In regards to keeping an animal in a manner consistent with his needs, I don't think that is a problem from a legal stand point. I think we recognize that different animals have different needs and it is cruel to keep an animal in a habitat that does not fit its needs, even if we don't specifically spell out in the law that each animal has a right to X, Y, and Z.
    I'd be skeptical that if the monkey is kept in a clean cage that there is any existing law that could be used to declare this unfit. I would like to see what that law is.

    I mean, this is going to sound like a very silly example, but a fish needs a bowl, where as a puppy needs space to move around and play. We may not actually spell out in the law that it's illegal to keep a puppy trapped in a dry aquarium, but if animal enforcement officers found a puppy that had been trapped in a small bowl or aquarium I'm sure they would remove the animal from the environment. I don't think we have to go so far as to declare that puppies have human rights in order to determine that they have a right to be kept in an environment that is compatible with their needs. I guess I'm not entirely understanding what makes chimps and puppies different in this debate.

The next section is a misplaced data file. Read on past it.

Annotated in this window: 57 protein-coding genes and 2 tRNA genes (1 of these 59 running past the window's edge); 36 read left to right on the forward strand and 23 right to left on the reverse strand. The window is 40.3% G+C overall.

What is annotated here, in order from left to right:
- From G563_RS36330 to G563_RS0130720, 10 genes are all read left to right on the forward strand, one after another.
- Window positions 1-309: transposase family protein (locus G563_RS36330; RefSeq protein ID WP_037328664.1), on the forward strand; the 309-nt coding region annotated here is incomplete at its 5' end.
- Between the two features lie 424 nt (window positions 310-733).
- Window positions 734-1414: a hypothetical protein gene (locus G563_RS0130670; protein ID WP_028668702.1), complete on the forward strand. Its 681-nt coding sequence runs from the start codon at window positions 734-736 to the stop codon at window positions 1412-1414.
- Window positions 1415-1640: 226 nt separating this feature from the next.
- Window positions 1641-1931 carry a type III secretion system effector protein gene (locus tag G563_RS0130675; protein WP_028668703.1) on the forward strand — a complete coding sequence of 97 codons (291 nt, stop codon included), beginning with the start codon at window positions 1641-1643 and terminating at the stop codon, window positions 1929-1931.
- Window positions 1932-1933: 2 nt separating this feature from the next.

Well maybe this is where the issue of ownership comes in. Because if we are, by law, allowed to own chimpanzees (which is seems that we are...at least in NY state? I don't know the finer details of this)...what type of environment could possibly be fit for a chimp in a typical household. Or how does one successfully argue that this environment is not fit for this animal. Its not really a matter of space alone...as we do keep other pets in probably similar ratios for cages/aquariums....its an issue of cognitive awareness. I think thats where the problem is or at least thats what this group is trying to argue.
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    Posting Addict KimPossible's Avatar